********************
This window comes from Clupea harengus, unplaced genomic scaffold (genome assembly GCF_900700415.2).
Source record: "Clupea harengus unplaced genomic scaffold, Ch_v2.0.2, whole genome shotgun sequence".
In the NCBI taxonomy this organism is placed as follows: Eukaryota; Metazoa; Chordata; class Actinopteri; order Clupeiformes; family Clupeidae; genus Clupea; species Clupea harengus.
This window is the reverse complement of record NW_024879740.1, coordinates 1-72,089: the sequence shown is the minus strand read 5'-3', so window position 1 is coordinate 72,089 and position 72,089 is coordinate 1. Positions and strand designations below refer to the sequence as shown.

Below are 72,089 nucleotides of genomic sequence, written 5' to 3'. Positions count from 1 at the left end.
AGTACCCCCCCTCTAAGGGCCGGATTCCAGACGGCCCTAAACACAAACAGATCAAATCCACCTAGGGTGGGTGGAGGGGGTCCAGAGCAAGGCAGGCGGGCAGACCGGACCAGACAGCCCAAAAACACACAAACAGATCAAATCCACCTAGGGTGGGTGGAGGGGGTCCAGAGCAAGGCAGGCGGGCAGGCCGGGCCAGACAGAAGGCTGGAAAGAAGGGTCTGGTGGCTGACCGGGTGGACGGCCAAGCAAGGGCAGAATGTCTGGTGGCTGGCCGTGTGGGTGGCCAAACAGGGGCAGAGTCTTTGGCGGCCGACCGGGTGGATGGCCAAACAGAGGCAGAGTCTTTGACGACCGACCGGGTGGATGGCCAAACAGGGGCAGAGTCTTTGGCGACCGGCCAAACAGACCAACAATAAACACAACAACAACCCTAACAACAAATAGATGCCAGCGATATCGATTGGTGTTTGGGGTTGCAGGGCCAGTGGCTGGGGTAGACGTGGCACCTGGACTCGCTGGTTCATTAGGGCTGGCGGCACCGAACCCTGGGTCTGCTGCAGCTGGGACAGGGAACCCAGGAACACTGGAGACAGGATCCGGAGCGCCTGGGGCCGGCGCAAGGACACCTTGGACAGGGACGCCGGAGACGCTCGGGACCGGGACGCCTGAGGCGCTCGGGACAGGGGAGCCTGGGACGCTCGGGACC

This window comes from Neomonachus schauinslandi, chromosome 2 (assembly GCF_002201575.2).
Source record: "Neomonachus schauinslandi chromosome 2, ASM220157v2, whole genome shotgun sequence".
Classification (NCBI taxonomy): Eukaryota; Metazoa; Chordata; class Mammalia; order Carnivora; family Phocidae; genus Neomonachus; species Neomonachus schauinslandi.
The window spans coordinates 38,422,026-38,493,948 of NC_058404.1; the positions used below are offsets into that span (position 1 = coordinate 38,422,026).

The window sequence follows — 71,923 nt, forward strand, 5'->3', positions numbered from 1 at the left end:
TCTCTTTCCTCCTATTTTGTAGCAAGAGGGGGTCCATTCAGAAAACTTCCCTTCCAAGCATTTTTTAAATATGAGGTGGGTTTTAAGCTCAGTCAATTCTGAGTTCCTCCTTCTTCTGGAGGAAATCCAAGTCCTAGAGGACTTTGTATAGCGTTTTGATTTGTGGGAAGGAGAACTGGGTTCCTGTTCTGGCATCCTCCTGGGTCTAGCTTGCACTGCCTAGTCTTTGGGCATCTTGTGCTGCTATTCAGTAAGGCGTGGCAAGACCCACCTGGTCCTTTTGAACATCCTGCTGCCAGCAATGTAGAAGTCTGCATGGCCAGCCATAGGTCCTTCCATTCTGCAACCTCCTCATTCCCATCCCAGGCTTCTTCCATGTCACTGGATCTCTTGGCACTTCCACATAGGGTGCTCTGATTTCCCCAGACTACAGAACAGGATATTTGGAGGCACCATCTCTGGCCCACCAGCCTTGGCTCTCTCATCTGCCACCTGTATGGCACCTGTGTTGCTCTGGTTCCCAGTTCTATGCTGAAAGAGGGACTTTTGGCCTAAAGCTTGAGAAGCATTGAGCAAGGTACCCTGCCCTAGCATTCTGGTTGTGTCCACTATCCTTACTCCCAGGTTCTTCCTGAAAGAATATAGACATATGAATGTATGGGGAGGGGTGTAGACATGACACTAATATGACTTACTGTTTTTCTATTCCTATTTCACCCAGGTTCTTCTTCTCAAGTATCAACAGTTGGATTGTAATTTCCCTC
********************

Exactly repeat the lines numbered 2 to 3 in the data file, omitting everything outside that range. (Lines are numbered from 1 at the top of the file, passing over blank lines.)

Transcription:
Source record: "Clupea harengus unplaced genomic scaffold, Ch_v2.0.2, whole genome shotgun sequence".
In the NCBI taxonomy this organism is placed as follows: Eukaryota; Metazoa; Chordata; class Actinopteri; order Clupeiformes; family Clupeidae; genus Clupea; species Clupea harengus.